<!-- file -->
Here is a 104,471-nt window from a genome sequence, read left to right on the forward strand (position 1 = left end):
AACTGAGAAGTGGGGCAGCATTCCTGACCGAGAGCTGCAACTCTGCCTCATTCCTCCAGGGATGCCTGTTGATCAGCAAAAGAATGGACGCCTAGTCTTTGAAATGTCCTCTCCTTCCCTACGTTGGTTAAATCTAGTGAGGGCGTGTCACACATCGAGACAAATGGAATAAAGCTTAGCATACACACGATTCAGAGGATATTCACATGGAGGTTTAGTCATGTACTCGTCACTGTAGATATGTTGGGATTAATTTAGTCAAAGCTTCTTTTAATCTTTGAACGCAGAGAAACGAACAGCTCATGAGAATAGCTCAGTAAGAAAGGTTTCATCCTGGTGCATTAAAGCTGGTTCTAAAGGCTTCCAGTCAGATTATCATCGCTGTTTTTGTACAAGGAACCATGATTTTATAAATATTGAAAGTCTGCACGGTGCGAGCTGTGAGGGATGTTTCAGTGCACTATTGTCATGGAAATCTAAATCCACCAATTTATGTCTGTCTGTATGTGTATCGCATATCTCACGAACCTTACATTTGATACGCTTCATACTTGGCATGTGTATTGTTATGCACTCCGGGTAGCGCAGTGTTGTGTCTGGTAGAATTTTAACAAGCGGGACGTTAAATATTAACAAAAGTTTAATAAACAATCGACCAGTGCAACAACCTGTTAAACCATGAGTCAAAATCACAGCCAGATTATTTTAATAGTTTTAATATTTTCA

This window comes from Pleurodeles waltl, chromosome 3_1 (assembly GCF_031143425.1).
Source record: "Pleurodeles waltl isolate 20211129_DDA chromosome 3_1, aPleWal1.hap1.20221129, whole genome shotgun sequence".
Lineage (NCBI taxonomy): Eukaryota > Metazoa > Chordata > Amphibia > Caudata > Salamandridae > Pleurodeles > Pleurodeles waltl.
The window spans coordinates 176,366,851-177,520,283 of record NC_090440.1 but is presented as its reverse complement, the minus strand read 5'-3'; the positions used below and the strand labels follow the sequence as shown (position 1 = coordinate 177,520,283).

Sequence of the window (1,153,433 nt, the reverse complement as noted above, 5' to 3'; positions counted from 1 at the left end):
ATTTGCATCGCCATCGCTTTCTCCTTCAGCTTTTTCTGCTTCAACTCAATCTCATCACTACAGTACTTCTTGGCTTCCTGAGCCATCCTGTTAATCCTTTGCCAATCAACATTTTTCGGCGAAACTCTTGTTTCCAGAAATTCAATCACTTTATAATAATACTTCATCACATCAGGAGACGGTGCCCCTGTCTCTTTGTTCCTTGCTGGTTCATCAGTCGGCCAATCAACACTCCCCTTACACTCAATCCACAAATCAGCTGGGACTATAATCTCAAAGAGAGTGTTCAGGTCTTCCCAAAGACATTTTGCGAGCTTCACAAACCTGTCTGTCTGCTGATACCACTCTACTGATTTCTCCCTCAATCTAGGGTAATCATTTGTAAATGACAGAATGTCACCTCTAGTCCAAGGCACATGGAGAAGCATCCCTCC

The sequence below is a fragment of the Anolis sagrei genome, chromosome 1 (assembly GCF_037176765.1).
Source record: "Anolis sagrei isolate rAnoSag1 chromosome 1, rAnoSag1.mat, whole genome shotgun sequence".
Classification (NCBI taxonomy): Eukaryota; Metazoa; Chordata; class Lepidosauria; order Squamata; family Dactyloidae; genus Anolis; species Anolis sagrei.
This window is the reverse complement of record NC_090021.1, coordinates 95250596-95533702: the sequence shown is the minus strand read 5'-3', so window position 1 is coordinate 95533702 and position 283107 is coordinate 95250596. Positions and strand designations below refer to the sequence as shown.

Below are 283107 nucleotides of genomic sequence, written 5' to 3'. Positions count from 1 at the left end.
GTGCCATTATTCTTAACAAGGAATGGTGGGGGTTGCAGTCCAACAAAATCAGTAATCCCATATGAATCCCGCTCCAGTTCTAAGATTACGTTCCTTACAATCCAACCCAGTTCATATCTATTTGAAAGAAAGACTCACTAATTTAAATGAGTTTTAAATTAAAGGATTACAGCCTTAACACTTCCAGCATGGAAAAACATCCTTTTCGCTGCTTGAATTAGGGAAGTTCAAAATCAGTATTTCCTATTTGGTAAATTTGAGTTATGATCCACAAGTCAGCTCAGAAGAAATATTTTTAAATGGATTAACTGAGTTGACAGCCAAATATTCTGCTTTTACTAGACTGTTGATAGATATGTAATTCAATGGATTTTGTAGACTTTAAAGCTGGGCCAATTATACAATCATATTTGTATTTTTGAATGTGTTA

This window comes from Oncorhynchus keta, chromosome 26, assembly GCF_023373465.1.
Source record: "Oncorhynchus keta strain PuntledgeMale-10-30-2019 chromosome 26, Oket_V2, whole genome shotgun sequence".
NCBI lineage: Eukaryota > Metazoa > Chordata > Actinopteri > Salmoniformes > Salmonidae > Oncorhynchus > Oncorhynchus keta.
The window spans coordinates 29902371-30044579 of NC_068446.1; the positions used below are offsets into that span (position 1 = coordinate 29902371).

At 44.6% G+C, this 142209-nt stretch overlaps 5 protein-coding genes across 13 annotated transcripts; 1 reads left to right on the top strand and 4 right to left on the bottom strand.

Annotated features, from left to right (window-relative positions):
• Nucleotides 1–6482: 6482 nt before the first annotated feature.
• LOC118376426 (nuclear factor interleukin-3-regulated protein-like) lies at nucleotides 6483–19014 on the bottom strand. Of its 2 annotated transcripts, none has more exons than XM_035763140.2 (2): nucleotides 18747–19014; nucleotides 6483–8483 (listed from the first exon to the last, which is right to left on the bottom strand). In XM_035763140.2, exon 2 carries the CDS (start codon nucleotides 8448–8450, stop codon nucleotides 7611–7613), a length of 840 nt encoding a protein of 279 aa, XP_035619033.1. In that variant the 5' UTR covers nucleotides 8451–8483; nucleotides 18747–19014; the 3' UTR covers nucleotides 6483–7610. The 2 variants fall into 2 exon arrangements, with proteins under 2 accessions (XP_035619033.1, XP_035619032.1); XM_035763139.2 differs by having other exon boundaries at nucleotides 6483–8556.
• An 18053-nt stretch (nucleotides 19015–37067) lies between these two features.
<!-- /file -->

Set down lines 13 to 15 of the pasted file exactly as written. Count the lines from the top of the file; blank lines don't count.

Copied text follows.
Below are 283107 nucleotides of genomic sequence, written 5' to 3'. Positions count from 1 at the left end.
GTGCCATTATTCTTAACAAGGAATGGTGGGGGTTGCAGTCCAACAAAATCAGTAATCCCATATGAATCCCGCTCCAGTTCTAAGATTACGTTCCTTACAATCCAACCCAGTTCATATCTATTTGAAAGAAAGACTCACTAATTTAAATGAGTTTTAAATTAAAGGATTACAGCCTTAACACTTCCAGCATGGAAAAACATCCTTTTCGCTGCTTGAATTAGGGAAGTTCAAAATCAGTATTTCCTATTTGGTAAATTTGAGTTATGATCCACAAGTCAGCTCAGAAGAAATATTTTTAAATGGATTAACTGAGTTGACAGCCAAATATTCTGCTTTTACTAGACTGTTGATAGATATGTAATTCAATGGATTTTGTAGACTTTAAAGCTGGGCCAATTATACAATCATATTTGTATTTTTGAATGTGTTA

This window comes from Oncorhynchus keta, chromosome 26, assembly GCF_023373465.1.